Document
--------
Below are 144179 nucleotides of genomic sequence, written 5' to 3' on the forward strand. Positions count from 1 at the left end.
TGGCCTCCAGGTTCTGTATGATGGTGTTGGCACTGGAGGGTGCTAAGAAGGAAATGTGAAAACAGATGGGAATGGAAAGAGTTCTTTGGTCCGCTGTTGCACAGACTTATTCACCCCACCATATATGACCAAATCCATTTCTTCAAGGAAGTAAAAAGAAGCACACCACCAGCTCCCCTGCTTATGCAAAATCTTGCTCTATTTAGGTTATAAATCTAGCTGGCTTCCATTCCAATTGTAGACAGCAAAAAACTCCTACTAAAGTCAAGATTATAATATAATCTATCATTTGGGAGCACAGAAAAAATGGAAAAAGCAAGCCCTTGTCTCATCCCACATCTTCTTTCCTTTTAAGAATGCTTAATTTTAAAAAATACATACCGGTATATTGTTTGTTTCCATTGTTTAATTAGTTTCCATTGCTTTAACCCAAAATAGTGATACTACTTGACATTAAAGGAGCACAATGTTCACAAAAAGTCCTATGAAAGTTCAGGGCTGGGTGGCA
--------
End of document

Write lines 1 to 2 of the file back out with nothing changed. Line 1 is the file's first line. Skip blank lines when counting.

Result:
Below are 144179 nucleotides of genomic sequence, written 5' to 3' on the forward strand. Positions count from 1 at the left end.
TGGCCTCCAGGTTCTGTATGATGGTGTTGGCACTGGAGGGTGCTAAGAAGGAAATGTGAAAACAGATGGGAATGGAAAGAGTTCTTTGGTCCGCTGTTGCACAGACTTATTCACCCCACCATATATGACCAAATCCATTTCTTCAAGGAAGTAAAAAGAAGCACACCACCAGCTCCCCTGCTTATGCAAAATCTTGCTCTATTTAGGTTATAAATCTAGCTGGCTTCCATTCCAATTGTAGACAGCAAAAAACTCCTACTAAAGTCAAGATTATAATATAATCTATCATTTGGGAGCACAGAAAAAATGGAAAAAGCAAGCCCTTGTCTCATCCCACATCTTCTTTCCTTTTAAGAATGCTTAATTTTAAAAAATACATACCGGTATATTGTTTGTTTCCATTGTTTAATTAGTTTCCATTGCTTTAACCCAAAATAGTGATACTACTTGACATTAAAGGAGCACAATGTTCACAAAAAGTCCTATGAAAGTTCAGGGCTGGGTGGCA